Fortunes of USA Oil Tycoons Surge

Fortunes of USA Oil Tycoons Surge
Soaring oil prices are padding the fortunes of U.S. shale and gas tycoons.

Soaring oil prices are padding the fortunes of U.S. shale and gas tycoons, even vaulting one into the ranks of the world’s 500 richest people for the first time.

American oil and gas industrialists on the Bloomberg Billionaires Index now have a collective net worth of $239 billion, a jump of nearly 10% since Russia invaded Ukraine on Feb. 24. The growth is being fueled by near-record high energy prices as sanctions by the U.S. and Europe threaten to choke off Russian exports.

Brent crude prices have spiked as much as 32% since the invasion began and were at about $106 a barrel on Friday. That’s caused markets in everything from airlines stocks to tech shares to gyrate, but it’s been a boon to many companies that make money producing, selling or transporting fossil fuels.

Harold Hamm, 76, co-founder of shale giant Continental Resources Inc., has moved up 28 places on Bloomberg’s wealth index to 93rd and now controls an $18.6 billion fortune. Richard Kinder’s net worth has grown to $8.5 billion, thanks to his stake in pipeline and energy-storage firm Kinder Morgan Inc, while rising demand for liquefied natural gas has helped Freeport LNG founder Michael S. Smith crack the 500 wealthiest list for the first time.

‘Growing Production’ 

Even before the Ukraine war, the U.S. oil and gas industry’s revenues had been growing rapidly as demand rebounded from pandemic lows. One segment of the hydrocarbon industry that’s reaping more profits is private companies.

Previous oil booms in places like Texas and New Mexico have been fueled by publicly traded companies, as behemoths such as Exxon Mobil Corp. and Chevron Corp. consolidated their holdings in a rush to pump more product. That all changed with the pandemic. Public companies that once gorged on cheap debt have been forced to scale back by cautious shareholders, while private companies have seized the moment to boost production.

“On the private side, those pressures from shareholders aren’t nearly as acute,” said Andrew Dittmar, a director at energy-analytics and software firm Enverus. “It makes good economic sense for private firms to invest in growing production.”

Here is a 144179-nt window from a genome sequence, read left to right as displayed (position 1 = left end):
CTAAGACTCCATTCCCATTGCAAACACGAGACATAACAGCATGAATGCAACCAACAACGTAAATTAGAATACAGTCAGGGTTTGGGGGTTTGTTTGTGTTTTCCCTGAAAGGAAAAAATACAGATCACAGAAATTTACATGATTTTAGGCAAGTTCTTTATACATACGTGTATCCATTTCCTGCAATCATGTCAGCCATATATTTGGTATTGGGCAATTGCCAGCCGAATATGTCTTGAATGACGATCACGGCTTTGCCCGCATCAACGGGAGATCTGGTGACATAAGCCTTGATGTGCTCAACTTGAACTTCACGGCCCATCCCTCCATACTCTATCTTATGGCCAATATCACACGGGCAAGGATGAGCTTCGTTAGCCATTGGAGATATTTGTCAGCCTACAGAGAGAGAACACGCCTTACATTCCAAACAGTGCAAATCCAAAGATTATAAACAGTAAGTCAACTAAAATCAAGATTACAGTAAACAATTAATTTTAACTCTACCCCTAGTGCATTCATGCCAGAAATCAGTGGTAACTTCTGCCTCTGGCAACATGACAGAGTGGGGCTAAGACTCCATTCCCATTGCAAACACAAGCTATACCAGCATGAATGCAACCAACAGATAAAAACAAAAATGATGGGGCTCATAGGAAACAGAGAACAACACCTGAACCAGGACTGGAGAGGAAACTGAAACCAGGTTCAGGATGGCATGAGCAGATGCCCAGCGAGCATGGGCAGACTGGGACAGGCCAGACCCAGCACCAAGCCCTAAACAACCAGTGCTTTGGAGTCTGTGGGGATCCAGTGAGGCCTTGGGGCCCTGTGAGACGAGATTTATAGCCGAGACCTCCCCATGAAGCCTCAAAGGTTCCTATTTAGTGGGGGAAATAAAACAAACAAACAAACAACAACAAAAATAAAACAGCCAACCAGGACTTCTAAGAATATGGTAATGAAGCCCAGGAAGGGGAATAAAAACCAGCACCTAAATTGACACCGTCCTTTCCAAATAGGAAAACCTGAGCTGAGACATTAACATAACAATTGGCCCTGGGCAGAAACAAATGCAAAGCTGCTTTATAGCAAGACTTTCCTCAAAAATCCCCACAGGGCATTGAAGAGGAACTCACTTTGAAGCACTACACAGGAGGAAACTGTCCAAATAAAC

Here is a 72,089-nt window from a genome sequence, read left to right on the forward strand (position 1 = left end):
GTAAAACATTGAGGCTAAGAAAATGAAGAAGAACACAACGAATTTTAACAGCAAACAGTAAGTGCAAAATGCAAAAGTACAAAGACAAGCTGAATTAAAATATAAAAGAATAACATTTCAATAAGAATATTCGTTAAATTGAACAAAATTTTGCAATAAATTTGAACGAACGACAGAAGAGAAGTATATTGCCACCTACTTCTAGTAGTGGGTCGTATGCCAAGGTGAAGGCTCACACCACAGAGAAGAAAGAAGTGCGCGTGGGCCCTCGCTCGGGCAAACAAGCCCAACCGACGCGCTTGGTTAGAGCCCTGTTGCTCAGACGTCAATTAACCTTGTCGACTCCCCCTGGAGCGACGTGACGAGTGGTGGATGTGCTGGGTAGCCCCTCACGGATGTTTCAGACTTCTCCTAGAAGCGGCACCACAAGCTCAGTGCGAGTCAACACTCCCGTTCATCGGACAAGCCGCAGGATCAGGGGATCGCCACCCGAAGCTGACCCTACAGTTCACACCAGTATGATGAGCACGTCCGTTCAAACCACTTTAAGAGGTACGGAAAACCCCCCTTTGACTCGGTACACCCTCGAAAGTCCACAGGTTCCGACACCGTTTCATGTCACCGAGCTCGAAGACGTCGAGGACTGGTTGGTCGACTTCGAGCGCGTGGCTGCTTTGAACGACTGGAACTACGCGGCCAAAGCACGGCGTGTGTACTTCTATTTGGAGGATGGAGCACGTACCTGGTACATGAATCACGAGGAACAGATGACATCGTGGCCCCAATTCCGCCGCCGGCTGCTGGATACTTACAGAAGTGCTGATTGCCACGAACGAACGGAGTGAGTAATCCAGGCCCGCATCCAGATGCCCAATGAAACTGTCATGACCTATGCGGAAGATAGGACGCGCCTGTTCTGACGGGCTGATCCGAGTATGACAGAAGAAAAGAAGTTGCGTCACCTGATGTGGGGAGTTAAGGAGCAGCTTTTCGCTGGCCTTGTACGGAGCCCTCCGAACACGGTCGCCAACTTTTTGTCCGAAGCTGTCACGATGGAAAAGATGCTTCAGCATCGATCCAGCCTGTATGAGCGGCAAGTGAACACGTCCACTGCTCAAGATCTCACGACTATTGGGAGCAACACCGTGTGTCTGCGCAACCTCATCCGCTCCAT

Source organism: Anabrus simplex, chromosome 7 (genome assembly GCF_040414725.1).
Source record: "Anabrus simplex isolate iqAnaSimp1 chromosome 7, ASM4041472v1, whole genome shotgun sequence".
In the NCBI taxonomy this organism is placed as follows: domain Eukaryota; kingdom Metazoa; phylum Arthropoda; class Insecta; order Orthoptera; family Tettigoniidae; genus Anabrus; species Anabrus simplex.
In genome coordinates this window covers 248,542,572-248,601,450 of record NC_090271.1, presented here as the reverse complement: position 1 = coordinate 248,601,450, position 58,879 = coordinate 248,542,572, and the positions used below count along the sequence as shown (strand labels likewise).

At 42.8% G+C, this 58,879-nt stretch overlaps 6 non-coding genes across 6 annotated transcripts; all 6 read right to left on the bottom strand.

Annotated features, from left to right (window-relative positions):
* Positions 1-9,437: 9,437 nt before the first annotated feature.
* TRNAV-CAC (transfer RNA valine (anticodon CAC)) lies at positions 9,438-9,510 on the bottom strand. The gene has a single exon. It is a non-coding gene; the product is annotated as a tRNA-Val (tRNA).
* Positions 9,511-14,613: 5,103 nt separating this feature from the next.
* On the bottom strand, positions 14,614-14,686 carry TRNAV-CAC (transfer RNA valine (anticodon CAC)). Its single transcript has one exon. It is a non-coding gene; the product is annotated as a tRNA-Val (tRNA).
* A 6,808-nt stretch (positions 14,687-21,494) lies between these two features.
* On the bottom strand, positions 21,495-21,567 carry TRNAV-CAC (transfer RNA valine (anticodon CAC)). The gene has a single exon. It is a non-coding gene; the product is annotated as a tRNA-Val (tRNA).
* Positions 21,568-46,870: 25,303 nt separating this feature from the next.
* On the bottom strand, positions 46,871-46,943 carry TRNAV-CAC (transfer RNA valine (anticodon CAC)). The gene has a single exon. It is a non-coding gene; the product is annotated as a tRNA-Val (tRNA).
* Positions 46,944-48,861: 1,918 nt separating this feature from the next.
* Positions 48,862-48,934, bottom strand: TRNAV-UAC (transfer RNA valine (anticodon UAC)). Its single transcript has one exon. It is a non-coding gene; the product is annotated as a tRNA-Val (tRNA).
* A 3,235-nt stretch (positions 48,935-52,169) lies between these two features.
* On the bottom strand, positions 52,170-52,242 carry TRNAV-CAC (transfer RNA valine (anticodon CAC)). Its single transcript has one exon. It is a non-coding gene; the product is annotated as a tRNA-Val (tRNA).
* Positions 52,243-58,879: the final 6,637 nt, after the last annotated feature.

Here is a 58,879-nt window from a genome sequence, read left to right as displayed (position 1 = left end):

It’s also helped boost the fortunes of private operators. Jeffery Hildebrand, 63, the founder and sole owner of Lafayette, Louisiana-based Hilcorp Energy, is now worth more than $12 billion, while Endeavor Energy Resources founder Autry Stephens, 84, has capitalized on his company’s vast holdings in the Permian Basin to expand his net worth to $5.2 billion. 

One closely held company that’s done well is liquefied natural gas exporter Freeport LNG, which shipped its first commissioning cargo as recently as September 2019. The sale of a 25% stake in November to a Japanese energy company valued Freeport at an implied $9.7 billion.

That has propelled Michael Smith, who owns about 63% of the company, into 409th place on Bloomberg’s wealth list with a fortune of $6.2 billion.

Smith’s Houston-based company is poised to benefit if Europe -- which currently gets 40% of its natural gas from Russia -- turns to the U.S. to procure more supplies. 

Even if that doesn’t happen, the increased demand would raise prices and help the company’s bottom line. Prices of LNG -- gas that’s been chilled into a liquid to make it easier to transport -- have surged. 

“Michael Smith’s bet on the U.S. gas industry has paid off,” said Talon Custer, a Bloomberg Intelligence analyst. “And they have options to grow.”  

Heather Browne, a spokeswoman for Freeport LNG, declined to comment on Smith’s net worth or the company’s plans. 

Freeport LNG has faced delays in recent years expanding its export infrastructure because of difficulty obtaining government permits and low gas prices. But Russia’s invasion of Ukraine could speed up those plans as government and industry officials reassess their reluctance to ramp up production, Smith told Bloomberg News last week. 

“Hopefully this will change the narrative,” he said. 

--With assistance from Tom Maloney.

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